10 Biggest Scams Of The Year

Don't Fall for these Widespread Rip-Offs

10 Biggest Scams Of The Year
April 24, 2017

It all looks so obvious in hindsight. Make a $500 deposit and your money will grow 18% in 10 days. You can receive a $1,500 loan by MoneyGram if you pay $170 for fees and insurance. A driveway sealer happens to be driving by and offers to coat your driveway for a low price. You deposit a check and are requested to send a portion of it back by wire transfer. Eventually, after you realize you've been had, you say to yourself, "What was I thinking?"

It's easy to let your guard down and be caught by the above scams, all of which were reported by real victims in the Better Business Bureau (BBB) Scam Tracker Risk Report. BBB uses a "Scam Risk Index" to calculate the top ten most risky scams. The index combines the exposure to a scam, susceptibility to a scam, and the monetary risk involved.

The top 5 2016 scams in order are:

  • home improvement scams
  • fake check/money orders
  • fake employment
  • online purchases
  • fraudulent loans charging "advance" fees.

Rounding out the top ten are:

  • investment scams
  • fake romances
  • false tech support demands (such as fake on-screen computer warnings demanding payment)
  • alleged emergencies by friends/family
  • the classic fake sweepstakes prize.

Your best defense against these swindles is staying alert for typical signals and applying common sense. Personal Finance Authors David Auten and John Schneider, aka The Debt Free Guys, provide two useful guides: "If their offer is too good to be true, there's a good chance that it probably is...if there is an upfront fee then there is a good chance that it's a scam as well." The use of wire transfers, prepaid cards, and any other form of payment that lacks traceability or protection is another danger sign.

Scammers have generally done their homework, so it's important to do homework on them as well. Recognize the common signs: a sense of urgency or panic, a time-limited "good deal" allegedly based on chance or opportunity, money required up-front without anything more tangible than promises in exchange, untraceable payment methods, and unwillingness to go into detail about who they are and what they represent.

Meanwhile, it's wise to take steps to limit the amount of information scammers have on you. If you don't protect your personal information through strong passwords, encryption, and limited use of open computers or public Wi-Fi hot spots, scammers will have enough information about you to make a background story sound convincing — or they may just skip the scam altogether and move to outright theft through identity fraud. Why convince you to give them money when they can just take it for themselves?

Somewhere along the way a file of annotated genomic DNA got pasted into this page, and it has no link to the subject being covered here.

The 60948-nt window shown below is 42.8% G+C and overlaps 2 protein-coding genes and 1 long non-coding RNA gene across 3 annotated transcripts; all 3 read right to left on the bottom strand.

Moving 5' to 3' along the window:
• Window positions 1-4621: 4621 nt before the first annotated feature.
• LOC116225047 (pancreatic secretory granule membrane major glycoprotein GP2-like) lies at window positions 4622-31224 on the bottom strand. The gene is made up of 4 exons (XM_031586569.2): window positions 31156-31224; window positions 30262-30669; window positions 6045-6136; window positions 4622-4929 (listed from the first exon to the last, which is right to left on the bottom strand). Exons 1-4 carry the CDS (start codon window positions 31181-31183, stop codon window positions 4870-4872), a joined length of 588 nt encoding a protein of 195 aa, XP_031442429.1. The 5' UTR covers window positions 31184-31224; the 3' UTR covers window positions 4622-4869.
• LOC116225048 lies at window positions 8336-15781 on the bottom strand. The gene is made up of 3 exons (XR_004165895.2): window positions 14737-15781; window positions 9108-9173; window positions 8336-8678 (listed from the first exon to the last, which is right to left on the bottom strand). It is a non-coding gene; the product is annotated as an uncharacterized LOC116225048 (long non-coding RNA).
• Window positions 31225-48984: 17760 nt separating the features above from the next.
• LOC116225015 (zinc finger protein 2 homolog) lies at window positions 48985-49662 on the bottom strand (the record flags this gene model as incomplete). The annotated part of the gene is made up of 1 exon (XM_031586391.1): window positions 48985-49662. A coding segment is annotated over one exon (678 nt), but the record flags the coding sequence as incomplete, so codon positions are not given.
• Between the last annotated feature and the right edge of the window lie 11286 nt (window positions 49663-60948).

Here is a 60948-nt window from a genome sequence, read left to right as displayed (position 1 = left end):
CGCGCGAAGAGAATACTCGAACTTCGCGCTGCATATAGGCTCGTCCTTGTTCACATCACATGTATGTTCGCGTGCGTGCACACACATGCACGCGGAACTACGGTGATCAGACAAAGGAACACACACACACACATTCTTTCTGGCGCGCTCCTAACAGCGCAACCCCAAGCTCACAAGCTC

Tax ID fraud is a growing symptom of this disease. Greg McBride, Chief Financial Analyst at Bankrate.com, notes that once thieves have enough of your information to file a form, "they file a tax return very quickly, claim a bogus refund under your name, and then when you go to file your legitimate tax return before the tax deadline, it gets rejected." Along with keeping your information private, McBride suggests filing your return as soon as possible to beat scammers to the punch. If you would like to prevent identity theft, try our credit monitoring service.

Any form of identity theft can do massive damage to your accounts before you realize it. "In order to avoid identity theft or prevent it", says LaTisha Styles, Millennial Finance Expert and Founder of Financial Success Media, LLC, "It's important to keep an eye on your credit report." If you suspect you may be vulnerable and don't plan to open a new credit account soon, Styles suggest placing a credit freeze on your account so nobody can open a fraudulent account in your name.

Vigilance is the key to protecting yourself against scams and theft. Scammers are looking for the slightest hint of vulnerability to attack. Make it hard for scammers to fool you, and they will seek easier victims. It's analogous to the old story of two hikers being chased by a bear: "I don't have to outrun the bear; I just have to outrun you."

If you would like to monitor your credit to prevent identity theft and see your credit reports and scores, check out our credit monitoring service.


Photo ©iStockphoto.com/SteveLuker

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Carla Truett | 04.24.17 @ 21:20
I still refuse to do our banking online after a friend had her banking information stolen. I saw the mess she went through at the time and I had rather just take the trip to town if needed. It is hard to know who to trust any more. With all the big named companies that have been hacked in the last couple of years, I'm scared to even make purchases online. Things have got to get better!
Christina | 04.24.17 @ 21:25
So much of this just seems to be common sense to me... but maybe working online for so many years has made me more aware than others.
brittany.martinez530 | 04.24.17 @ 22:08
I have heard of a few of these scams and know a few people that have sadly fallen victim to some of them. it's rather sad...
Zanna | 04.24.17 @ 22:34
I don't take offers over the phone, or door-to-door, or through unsolicited emails etc. That eliminates the biggest scam opportunities. If it sounds too good to be true, it usually is a scam of some sort. Buyer beware!
$commenter.renderDisplayableName() | 11.23.17 @ 02:04
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